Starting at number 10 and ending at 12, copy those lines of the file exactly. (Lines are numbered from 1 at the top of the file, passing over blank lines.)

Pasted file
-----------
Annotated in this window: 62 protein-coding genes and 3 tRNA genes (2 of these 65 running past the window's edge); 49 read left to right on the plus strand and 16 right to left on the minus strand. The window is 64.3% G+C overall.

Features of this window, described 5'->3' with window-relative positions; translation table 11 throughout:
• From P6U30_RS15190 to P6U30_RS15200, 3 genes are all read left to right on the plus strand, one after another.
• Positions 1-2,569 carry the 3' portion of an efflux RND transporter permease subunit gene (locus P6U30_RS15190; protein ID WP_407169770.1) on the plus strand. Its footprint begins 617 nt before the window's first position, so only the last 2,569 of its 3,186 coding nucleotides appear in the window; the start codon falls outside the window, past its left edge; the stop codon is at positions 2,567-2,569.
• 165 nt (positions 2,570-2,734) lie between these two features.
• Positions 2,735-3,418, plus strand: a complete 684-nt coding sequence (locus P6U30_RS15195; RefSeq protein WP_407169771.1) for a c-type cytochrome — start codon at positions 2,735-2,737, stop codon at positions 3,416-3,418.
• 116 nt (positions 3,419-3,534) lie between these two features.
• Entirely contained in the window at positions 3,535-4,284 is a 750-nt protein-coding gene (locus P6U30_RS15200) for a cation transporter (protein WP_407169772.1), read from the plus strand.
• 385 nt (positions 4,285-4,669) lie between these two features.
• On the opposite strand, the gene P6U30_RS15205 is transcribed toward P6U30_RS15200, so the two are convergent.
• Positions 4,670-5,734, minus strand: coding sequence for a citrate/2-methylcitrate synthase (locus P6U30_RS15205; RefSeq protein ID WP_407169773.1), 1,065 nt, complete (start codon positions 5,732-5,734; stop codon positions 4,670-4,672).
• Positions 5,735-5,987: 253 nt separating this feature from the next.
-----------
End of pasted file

• On the opposite strand, the gene P6U30_RS15205 is transcribed toward P6U30_RS15200, so the two are convergent.
• Positions 4,670-5,734, minus strand: coding sequence for a citrate/2-methylcitrate synthase (locus P6U30_RS15205; RefSeq protein ID WP_407169773.1), 1,065 nt, complete (start codon positions 5,732-5,734; stop codon positions 4,670-4,672).
• Positions 5,735-5,987: 253 nt separating this feature from the next.